Nursing diagnosis – risk for laterx allergy response

Risk for allergy latex response
Risk of hypersensitivity to natural latex rubber products
• Spina bifida
• Frequent medical or occupational
exposure to latex
• History of atopy
• History of food allergies, such
as allergies to bananas, kiwi,
avocados, chestnuts, or
• Professions that involve daily
exposure to latex
• Conditions associated with
continuous intermittent
• Allergy to poinsettia plants
• History of reaction to latex
• History of allergies and asthma
ASSESSMENT FOCUS (Refer to comprehensive assessment parameters.)
• Activity/exercise
• Nutrition
• Tissue integrity
The patient will
• Regain normal vital signs, respiratory status, and laboratory values.
• Exhibit moist, clear skin that is free of erythema, edema, itching,
urticaria, and breakdown.
• Express awareness of allergic response to latex-containing products.
Allergy Response: Localized; Immune Hypersensitivity Response;
Risk Control
Determine: Determine whether patient has had past episodes of latex
allergy; food, pollen, or drug allergy. Report contacts with latex
products including when, where, and what. History will lead to
more precise assessment.
Monitor respiratory status; include rate, rhythm, skin color, and
breath sounds. Be particularly alert for signs of bronchospasms and
complaints of dyspnea. Assess heart rate, rhythm, and blood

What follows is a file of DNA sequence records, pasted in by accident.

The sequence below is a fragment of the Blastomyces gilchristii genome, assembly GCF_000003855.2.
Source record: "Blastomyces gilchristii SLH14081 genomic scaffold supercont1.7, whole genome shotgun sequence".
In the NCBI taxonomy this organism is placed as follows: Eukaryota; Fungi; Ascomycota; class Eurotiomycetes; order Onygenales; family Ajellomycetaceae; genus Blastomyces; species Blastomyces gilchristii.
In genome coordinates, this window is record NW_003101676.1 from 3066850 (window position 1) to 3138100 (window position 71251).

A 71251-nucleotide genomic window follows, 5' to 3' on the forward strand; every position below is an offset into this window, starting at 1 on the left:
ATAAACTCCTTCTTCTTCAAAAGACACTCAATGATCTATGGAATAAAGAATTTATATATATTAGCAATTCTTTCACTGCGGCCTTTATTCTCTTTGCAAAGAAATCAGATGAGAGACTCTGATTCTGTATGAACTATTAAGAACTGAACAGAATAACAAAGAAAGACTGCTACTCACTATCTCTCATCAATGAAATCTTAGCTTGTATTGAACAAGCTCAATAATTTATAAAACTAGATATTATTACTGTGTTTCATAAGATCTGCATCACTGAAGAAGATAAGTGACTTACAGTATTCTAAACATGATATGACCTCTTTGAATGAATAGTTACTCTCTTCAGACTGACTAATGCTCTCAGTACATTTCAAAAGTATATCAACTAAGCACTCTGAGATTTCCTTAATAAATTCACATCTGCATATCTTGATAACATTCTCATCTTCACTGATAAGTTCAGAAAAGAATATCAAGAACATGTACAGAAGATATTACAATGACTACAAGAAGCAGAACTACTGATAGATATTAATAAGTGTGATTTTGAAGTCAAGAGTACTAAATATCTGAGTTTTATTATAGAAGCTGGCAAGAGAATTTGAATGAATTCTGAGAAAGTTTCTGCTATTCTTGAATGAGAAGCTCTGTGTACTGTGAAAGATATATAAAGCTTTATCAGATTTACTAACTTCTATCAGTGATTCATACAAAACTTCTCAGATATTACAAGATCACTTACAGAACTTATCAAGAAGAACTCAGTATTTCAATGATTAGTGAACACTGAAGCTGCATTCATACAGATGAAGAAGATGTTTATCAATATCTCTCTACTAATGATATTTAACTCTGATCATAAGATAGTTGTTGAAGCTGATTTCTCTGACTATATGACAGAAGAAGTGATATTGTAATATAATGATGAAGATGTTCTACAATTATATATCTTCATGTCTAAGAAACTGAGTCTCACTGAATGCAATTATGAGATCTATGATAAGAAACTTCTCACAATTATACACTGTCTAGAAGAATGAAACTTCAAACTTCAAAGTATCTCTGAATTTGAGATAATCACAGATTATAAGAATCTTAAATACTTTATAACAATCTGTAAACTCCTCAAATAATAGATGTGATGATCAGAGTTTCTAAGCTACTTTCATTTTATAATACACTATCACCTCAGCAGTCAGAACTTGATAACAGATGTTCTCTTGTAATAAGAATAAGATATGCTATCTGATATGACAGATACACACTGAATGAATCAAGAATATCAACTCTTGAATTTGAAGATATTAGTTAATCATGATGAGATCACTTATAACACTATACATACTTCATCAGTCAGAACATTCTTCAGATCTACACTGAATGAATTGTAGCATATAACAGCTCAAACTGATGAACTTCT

pressure. Check skin carefully for urticaria. Document findings.
These measures detect changes in patient’s response to latex or other
substances that cause allergic reactions status.
Remove all latex products from the immediate proximity of the
patient and staff treating the patient to prevent inadvertent use of
latex products by the staff or patient, increasing the risk for contact
and allergic reaction.
Perform: Administer prescribed drugs and treatments as ordered.
Wheezing and shortness of breath can quickly deteriorate to respiratory
distress and failure. Skin with urticaria and itching is uncomfortable
and unsightly so patients appreciate timely administration of treatment.
Inform: Educate patient and family about allergic reaction to latex
products to prevent future contact and allergic reactions. Provide a
list of household items containing latex, emphasize importance of
avoiding these, and tell them about nonlatex substitutes. Prevention
is the foundation of treatment of latex allergies.
Educate patient and his or her family about importance of seeking
immediate medical treatment of allergic reactions to foster timely
Attend: Involve patient in planning and decision making, and have
the patient perform self-care activities. Having the ability to participate
will encourage greater compliance with the plan for activity.
Manage: Emphasize need to inform all healthcare providers about
sensitivity to latex. Stress importance of wearing a medical identification
bracelet that specifies possible latex allergy to prevent contact
and allergic reactions.
Provide documentation of the risk of latex allergy for the patient
to take to employer. With patient’s permission, communicate with
employee health department and discuss patient’s need to avoid contact
with latex products to prevent further contamination.
Allergy Management; Anaphylaxis Management; Environmental Risk
Protection; Latex Precautions; Risk Identification; Teaching: Individual
Crippa, M., et al. (2006, August). Prevention of latex allergy among health
care workers and in the general population: Latex protein content in devices
commonly used in hospitals and general practice. International Archives of
Occupational and Environmental Health, 79(7), 550–557.